10 Surprising Facts About Clouds And Their Role In Climate Change

Picture by: Bhavika Sharma

What do you know about clouds? Most of us know the basics. Large white fluffy things that hang about in the sky. Hold rain. Ruin summer picnics, that sort of thing. But there's more, so much more to know. Here are 10 surprising facts about clouds and their role in climate change 

1. Clouds were first classified by Englishman Luke Howard in 1793. He delivered what is now considered a seminal paper on the phenomenon, which used Latin terms to define the different types of clouds in the sky. Cumulus means ‘heap’ in Latin, stratus means ‘layer’ and cirrus ‘curl’. Those wispy clouds he called nimbus for ‘rain’. 

2. The average speed of a cloud is around 50 km/h (30 mph), which means they can outrun rush hour traffic, but they can travel as fast as 160 km/h (100 mph) at higher altitudes.  Small wonder then that it’s hard to predict their movement and impact. 

3. Clouds can actually influence weather patterns. They can cause or prevent precipitation from forming, impact air temperature, and even create wind patterns. They are much more than just the passive sign of shifting weather patterns that people take for granted.

4. Clouds hugely reduce the effectiveness of solar panels - reducing the amount of electricity generated to a fifth of what could be generated on a clear-sky day.  But they don’t reduce it to nothing, as diffuse light still passes through the cloud.  

5. But…..for short periods, broken cloudy days can deliver more solar energy than a clear day. This is because when the sun’s rays hit the panel directly through a gap in the clouds, light also can bounce off the reflective sides of nearby clouds, amplifying the solar radiation hitting the panel.  Since clouds are made up of tiny droplets of water or ice crystals, they can be highly reflective.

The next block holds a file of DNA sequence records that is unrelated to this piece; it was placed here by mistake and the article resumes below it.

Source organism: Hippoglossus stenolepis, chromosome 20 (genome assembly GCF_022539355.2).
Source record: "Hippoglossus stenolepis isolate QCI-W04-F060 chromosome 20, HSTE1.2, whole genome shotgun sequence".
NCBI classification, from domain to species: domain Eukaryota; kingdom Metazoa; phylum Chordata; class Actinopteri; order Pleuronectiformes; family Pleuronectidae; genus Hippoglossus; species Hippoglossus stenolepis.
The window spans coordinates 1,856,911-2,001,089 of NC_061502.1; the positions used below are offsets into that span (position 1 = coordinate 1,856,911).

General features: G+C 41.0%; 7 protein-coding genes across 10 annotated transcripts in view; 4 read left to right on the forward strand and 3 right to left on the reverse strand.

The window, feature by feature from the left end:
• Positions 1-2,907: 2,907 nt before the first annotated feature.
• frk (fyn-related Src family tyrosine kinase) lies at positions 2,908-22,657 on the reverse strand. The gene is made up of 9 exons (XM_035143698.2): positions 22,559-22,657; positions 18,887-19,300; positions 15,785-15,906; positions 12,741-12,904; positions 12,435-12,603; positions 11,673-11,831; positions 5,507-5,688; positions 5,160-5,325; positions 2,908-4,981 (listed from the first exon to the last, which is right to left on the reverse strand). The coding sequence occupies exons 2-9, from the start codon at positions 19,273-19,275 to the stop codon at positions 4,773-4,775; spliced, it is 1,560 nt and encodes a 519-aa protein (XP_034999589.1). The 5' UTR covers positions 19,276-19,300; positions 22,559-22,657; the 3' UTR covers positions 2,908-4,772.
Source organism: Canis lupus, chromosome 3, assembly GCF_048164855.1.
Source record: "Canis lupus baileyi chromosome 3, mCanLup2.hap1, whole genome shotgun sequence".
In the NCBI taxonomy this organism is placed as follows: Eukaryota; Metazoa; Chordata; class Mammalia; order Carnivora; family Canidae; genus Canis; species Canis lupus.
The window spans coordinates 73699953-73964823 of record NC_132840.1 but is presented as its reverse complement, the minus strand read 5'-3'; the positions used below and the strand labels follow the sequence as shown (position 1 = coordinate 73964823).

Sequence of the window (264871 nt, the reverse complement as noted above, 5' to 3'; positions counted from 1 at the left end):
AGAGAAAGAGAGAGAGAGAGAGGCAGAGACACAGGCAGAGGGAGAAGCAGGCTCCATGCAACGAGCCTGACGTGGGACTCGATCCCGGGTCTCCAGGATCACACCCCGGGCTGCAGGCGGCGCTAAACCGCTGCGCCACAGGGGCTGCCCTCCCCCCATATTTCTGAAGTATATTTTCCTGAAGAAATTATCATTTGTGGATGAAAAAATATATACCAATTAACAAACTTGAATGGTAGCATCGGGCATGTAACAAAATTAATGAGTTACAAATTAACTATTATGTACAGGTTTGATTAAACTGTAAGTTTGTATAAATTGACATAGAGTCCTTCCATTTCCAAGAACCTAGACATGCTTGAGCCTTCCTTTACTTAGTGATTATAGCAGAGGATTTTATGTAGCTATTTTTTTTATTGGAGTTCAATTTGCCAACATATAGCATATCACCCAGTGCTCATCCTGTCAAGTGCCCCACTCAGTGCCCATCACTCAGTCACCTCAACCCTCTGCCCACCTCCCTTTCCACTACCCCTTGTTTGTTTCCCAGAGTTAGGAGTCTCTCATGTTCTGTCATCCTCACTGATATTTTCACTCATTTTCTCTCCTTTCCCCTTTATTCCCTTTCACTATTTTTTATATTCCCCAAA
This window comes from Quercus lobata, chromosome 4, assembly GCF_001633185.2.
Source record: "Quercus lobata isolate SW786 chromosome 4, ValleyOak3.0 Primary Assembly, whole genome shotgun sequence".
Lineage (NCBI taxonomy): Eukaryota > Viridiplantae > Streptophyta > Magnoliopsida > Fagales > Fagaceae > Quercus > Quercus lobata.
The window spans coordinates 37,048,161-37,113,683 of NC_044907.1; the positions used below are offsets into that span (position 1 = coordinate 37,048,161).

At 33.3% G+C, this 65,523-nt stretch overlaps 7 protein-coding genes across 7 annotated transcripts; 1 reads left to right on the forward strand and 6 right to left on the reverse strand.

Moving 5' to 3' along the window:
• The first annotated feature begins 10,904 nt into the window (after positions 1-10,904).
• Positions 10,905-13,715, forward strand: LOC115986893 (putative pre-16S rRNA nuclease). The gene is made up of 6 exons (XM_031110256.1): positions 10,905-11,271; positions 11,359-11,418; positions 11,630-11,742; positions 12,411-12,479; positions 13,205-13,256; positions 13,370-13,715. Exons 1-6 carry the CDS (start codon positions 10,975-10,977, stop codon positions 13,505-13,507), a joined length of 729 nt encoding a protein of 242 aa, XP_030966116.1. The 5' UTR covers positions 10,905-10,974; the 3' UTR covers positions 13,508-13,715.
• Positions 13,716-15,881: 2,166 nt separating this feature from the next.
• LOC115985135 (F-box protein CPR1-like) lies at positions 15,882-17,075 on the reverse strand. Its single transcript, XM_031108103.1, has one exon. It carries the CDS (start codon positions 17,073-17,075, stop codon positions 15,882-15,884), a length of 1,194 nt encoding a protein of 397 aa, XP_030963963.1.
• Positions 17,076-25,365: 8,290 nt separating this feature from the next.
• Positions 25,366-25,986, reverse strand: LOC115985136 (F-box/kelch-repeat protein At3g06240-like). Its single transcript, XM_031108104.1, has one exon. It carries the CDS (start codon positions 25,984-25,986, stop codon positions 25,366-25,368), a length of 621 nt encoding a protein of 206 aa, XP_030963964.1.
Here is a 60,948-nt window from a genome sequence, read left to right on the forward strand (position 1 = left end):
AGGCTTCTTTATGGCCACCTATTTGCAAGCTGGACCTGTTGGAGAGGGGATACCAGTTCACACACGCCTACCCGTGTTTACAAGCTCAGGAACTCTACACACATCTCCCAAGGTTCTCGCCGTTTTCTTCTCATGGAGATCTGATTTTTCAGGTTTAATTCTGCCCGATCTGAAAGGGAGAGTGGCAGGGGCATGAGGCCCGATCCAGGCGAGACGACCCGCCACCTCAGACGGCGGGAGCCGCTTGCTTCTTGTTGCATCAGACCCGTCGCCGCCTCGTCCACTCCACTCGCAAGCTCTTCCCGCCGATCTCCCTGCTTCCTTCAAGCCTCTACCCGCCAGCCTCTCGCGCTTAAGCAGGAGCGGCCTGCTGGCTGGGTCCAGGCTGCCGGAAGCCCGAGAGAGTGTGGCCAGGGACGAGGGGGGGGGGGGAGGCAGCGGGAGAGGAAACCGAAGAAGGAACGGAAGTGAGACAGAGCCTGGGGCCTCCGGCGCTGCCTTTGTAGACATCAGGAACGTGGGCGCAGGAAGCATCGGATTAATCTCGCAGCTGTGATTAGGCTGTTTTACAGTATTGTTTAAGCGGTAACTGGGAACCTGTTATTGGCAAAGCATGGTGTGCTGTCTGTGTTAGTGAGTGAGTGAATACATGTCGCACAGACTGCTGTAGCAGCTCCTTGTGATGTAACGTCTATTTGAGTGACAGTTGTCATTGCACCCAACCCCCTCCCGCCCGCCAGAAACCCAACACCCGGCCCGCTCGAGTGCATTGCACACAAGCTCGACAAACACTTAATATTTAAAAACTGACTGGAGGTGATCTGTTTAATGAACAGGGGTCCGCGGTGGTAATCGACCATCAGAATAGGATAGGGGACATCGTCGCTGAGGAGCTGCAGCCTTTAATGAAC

6. The massive cumulonimbus thunderstorm clouds can weigh up to 500,000 kilograms, more than a fully loaded Boeing 747 passenger jet. 

7. The amount of clouds on Earth has changed over time due to climate change. The number has increased since 1980 due to higher temperatures caused by greenhouse gases like carbon dioxide and methane trapping more heat in the atmosphere. 

8. Different types of clouds have different effects on the climate system: low-level clouds reflect more sunlight than high-level clouds but trap more heat; high-altitude cirrus clouds are thin but trap more heat than thicker lower-level stratus clouds; cumulus clouds can cause more evaporation than other types of cloud; and nimbostratus clouds cause rain which cools down the surface temperature when it falls as precipitation. 

9. A single cumulonimbus can contain as much energy as ten atomic bombs that were exploded over Hiroshima. 

10. Contrails - the trails behind jet engines - can turn into cirrus clouds under some conditions, which cause a significant amount of additional global warming.